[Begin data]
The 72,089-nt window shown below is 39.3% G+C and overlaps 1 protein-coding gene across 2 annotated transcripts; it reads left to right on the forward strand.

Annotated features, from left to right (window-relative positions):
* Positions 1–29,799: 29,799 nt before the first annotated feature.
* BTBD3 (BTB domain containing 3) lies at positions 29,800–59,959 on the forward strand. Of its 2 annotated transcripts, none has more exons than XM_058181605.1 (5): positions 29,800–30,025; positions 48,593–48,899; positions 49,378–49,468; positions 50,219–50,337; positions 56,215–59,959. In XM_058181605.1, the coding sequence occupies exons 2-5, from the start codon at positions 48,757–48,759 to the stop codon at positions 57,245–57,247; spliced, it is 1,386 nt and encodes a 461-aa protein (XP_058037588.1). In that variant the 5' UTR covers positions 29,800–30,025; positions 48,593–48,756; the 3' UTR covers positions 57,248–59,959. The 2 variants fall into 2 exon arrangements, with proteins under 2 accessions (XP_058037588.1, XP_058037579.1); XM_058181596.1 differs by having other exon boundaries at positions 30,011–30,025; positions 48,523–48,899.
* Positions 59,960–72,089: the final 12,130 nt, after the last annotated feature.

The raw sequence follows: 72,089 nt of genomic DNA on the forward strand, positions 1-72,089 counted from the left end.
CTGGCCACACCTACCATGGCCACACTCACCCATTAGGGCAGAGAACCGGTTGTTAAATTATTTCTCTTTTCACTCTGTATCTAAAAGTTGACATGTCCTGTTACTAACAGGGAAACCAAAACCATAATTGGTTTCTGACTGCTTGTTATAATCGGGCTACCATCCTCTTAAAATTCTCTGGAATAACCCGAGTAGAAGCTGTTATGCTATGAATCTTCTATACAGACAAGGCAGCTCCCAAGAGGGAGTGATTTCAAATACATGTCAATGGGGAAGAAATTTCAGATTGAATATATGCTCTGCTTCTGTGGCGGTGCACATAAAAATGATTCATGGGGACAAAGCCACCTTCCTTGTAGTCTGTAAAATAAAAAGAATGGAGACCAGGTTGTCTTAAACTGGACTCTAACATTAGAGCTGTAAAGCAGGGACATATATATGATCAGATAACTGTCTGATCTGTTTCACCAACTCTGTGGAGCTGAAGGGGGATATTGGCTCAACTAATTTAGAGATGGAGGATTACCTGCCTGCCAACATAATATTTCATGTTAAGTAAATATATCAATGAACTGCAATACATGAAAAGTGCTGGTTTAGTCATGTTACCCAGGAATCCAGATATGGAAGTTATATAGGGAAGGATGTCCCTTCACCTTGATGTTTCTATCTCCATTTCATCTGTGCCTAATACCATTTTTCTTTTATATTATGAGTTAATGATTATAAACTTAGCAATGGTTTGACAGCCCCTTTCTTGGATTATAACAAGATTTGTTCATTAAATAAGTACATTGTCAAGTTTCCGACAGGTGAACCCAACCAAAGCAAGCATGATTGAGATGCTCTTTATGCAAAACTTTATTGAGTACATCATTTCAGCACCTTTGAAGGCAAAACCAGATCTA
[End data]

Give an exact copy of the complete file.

The 72,089-nt window shown below is 39.3% G+C and overlaps 1 protein-coding gene across 2 annotated transcripts; it reads left to right on the forward strand.

Annotated features, from left to right (window-relative positions):
* Positions 1–29,799: 29,799 nt before the first annotated feature.
* BTBD3 (BTB domain containing 3) lies at positions 29,800–59,959 on the forward strand. Of its 2 annotated transcripts, none has more exons than XM_058181605.1 (5): positions 29,800–30,025; positions 48,593–48,899; positions 49,378–49,468; positions 50,219–50,337; positions 56,215–59,959. In XM_058181605.1, the coding sequence occupies exons 2-5, from the start codon at positions 48,757–48,759 to the stop codon at positions 57,245–57,247; spliced, it is 1,386 nt and encodes a 461-aa protein (XP_058037588.1). In that variant the 5' UTR covers positions 29,800–30,025; positions 48,593–48,756; the 3' UTR covers positions 57,248–59,959. The 2 variants fall into 2 exon arrangements, with proteins under 2 accessions (XP_058037588.1, XP_058037579.1); XM_058181596.1 differs by having other exon boundaries at positions 30,011–30,025; positions 48,523–48,899.
* Positions 59,960–72,089: the final 12,130 nt, after the last annotated feature.

The raw sequence follows: 72,089 nt of genomic DNA on the forward strand, positions 1-72,089 counted from the left end.
CTGGCCACACCTACCATGGCCACACTCACCCATTAGGGCAGAGAACCGGTTGTTAAATTATTTCTCTTTTCACTCTGTATCTAAAAGTTGACATGTCCTGTTACTAACAGGGAAACCAAAACCATAATTGGTTTCTGACTGCTTGTTATAATCGGGCTACCATCCTCTTAAAATTCTCTGGAATAACCCGAGTAGAAGCTGTTATGCTATGAATCTTCTATACAGACAAGGCAGCTCCCAAGAGGGAGTGATTTCAAATACATGTCAATGGGGAAGAAATTTCAGATTGAATATATGCTCTGCTTCTGTGGCGGTGCACATAAAAATGATTCATGGGGACAAAGCCACCTTCCTTGTAGTCTGTAAAATAAAAAGAATGGAGACCAGGTTGTCTTAAACTGGACTCTAACATTAGAGCTGTAAAGCAGGGACATATATATGATCAGATAACTGTCTGATCTGTTTCACCAACTCTGTGGAGCTGAAGGGGGATATTGGCTCAACTAATTTAGAGATGGAGGATTACCTGCCTGCCAACATAATATTTCATGTTAAGTAAATATATCAATGAACTGCAATACATGAAAAGTGCTGGTTTAGTCATGTTACCCAGGAATCCAGATATGGAAGTTATATAGGGAAGGATGTCCCTTCACCTTGATGTTTCTATCTCCATTTCATCTGTGCCTAATACCATTTTTCTTTTATATTATGAGTTAATGATTATAAACTTAGCAATGGTTTGACAGCCCCTTTCTTGGATTATAACAAGATTTGTTCATTAAATAAGTACATTGTCAAGTTTCCGACAGGTGAACCCAACCAAAGCAAGCATGATTGAGATGCTCTTTATGCAAAACTTTATTGAGTACATCATTTCAGCACCTTTGAAGGCAAAACCAGATCTA